Florida Reps Slavery Remark Sparks Criticism

Florida Reps Slavery Remark Sparks Criticism: A 15-year-old video of Florida state representative Kimberly Daniels saying to a church, “I thank God for slavery,”  has surfaced. This has led to growing criticism about her role in developing new black history standards in that state. Daniels is known in Christian circles around the world as “the Demon Buster.”

“The ‘Thank God for Slavery’ political ploy was taken out of context from a message I preached 15 years ago. The message was not about slavery but about overcoming obstacles in life as a believer of Jesus Christ,” Daniels said in a statement to The Christian Post Tuesday. “Taking it out of that setting and putting it in any other context is simply slanderous.”

In the 18-second clip from her 15-year-old message, Daniels appears to be crediting historic slavery for her Christian faith.

“I thank God for slavery. I thank God for the crack house. If it wasn’t for the crack house, God would have never been able to use me how he used me now,” said Daniels, a former at-large city councilwoman from Jacksonville, who also leads the nondenominational Spoken Word Ministries. “If it wasn’t for slavery, I might be somewhere in Africa worshiping a tree.”

But as recorded in history, Christianity existed in Africa much before it did in the West.

In the first or first half of the second century AD, Christianity first reached North Africa. The BBC highlighted that North African Christian communities were among the world’s first. According to legend, Mark, one of the four evangelists, carried Christianity from Jerusalem to Alexandria on the Egyptian coast in the year 60 AD.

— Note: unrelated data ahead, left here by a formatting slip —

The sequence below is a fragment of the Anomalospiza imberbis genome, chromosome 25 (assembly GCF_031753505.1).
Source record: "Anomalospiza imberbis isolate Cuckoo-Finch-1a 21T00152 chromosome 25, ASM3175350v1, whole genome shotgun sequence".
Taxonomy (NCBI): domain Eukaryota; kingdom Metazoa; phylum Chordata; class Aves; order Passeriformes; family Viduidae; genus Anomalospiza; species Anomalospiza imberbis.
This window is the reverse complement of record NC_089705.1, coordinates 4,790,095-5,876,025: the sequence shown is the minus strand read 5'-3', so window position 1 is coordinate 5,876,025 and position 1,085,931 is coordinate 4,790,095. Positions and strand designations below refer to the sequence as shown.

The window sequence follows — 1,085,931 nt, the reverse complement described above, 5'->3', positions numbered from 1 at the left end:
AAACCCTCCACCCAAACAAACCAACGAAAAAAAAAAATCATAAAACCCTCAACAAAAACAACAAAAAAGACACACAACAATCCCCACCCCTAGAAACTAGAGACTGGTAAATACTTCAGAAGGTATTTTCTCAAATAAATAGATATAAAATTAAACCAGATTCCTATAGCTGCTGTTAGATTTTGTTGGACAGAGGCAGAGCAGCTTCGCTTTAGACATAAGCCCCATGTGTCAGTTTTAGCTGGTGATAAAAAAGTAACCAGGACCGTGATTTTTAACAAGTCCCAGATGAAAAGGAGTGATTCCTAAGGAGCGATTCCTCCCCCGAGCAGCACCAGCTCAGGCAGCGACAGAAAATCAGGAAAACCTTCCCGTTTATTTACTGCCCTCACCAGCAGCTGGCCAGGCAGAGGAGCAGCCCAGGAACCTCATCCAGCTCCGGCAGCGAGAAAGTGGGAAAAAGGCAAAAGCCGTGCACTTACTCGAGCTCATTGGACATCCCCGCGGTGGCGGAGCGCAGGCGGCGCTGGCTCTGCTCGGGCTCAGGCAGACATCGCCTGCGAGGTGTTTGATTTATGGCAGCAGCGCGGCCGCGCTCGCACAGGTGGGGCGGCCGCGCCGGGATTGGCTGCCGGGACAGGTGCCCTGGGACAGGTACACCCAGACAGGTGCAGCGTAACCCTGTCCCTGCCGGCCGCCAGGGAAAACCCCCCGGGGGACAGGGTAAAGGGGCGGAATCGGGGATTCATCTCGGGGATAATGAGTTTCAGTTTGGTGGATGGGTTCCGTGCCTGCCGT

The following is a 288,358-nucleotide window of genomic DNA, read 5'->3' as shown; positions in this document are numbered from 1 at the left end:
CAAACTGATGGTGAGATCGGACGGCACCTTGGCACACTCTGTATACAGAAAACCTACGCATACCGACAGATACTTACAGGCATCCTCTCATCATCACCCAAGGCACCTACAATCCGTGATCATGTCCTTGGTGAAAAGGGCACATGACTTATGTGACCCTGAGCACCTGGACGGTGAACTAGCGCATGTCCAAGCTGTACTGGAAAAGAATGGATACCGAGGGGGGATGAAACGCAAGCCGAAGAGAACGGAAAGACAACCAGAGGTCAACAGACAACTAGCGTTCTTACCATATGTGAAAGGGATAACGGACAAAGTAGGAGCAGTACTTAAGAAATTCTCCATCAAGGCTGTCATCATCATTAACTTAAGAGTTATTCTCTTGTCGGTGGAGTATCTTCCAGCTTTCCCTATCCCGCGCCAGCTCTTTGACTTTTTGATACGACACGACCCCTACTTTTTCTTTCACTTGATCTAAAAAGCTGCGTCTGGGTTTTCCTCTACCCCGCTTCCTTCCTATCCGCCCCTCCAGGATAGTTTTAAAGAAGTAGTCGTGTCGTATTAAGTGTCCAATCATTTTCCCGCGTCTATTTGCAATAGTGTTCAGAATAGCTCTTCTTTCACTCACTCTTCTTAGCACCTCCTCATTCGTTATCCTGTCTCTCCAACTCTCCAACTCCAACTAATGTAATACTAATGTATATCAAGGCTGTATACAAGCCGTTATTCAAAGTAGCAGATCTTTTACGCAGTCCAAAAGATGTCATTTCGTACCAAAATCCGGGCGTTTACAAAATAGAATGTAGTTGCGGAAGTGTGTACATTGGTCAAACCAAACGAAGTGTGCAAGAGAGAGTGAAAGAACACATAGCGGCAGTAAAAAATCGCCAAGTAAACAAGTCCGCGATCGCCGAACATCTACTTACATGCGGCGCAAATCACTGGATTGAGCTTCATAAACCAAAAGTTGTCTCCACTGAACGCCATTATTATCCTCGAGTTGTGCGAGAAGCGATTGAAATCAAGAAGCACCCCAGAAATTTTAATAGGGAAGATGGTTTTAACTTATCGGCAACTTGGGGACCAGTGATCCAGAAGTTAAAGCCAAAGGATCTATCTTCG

Daniels currently sits on the board of the African American History Task Force, which helped to develop the black history standards that were approved last week for public school students in the state. The standards include a line about teaching “how slaves developed skills which, in some instances, could be applied for their personal benefit.”

In her statement to CP, Daniels acknowledged that even though she was appointed to the task force by Florida Commissioner of Education Manny Diaz, “I never participated in any conversation about the state’s Black History standards.”

“I was never consulted about these standards. I disagree with and would have immediately challenged and resisted any notion that slavery was a benefit to African Americans,” the Florida Democrat said. “I am a Black woman who was born in the early 1960s. I understand the atrocities of racial oppression and Jim Crow. I lived it.”

On Friday, Vice President Kamala Harris criticized the state’s new black history curriculum as “propaganda.”

She allegedly stated, “They dare push propaganda to our children,” according to the Associated Press, in Jacksonville. “How is it possible that anyone could suggest that there was a benefit to being subjected to this degree of dehumanization in the midst of these atrocities?”

The new black history requirements were supported by Florida Governor Ron DeSantis, a Republican presidential candidate, as a deterrent to left-wing indoctrination.

The standards, he claimed, “are probably going to show some of the folks that eventually parlayed being a blacksmith into doing things later, later in life,” despite the fact that he was not involved in their development. However, the truth is that everything there is based on fact.


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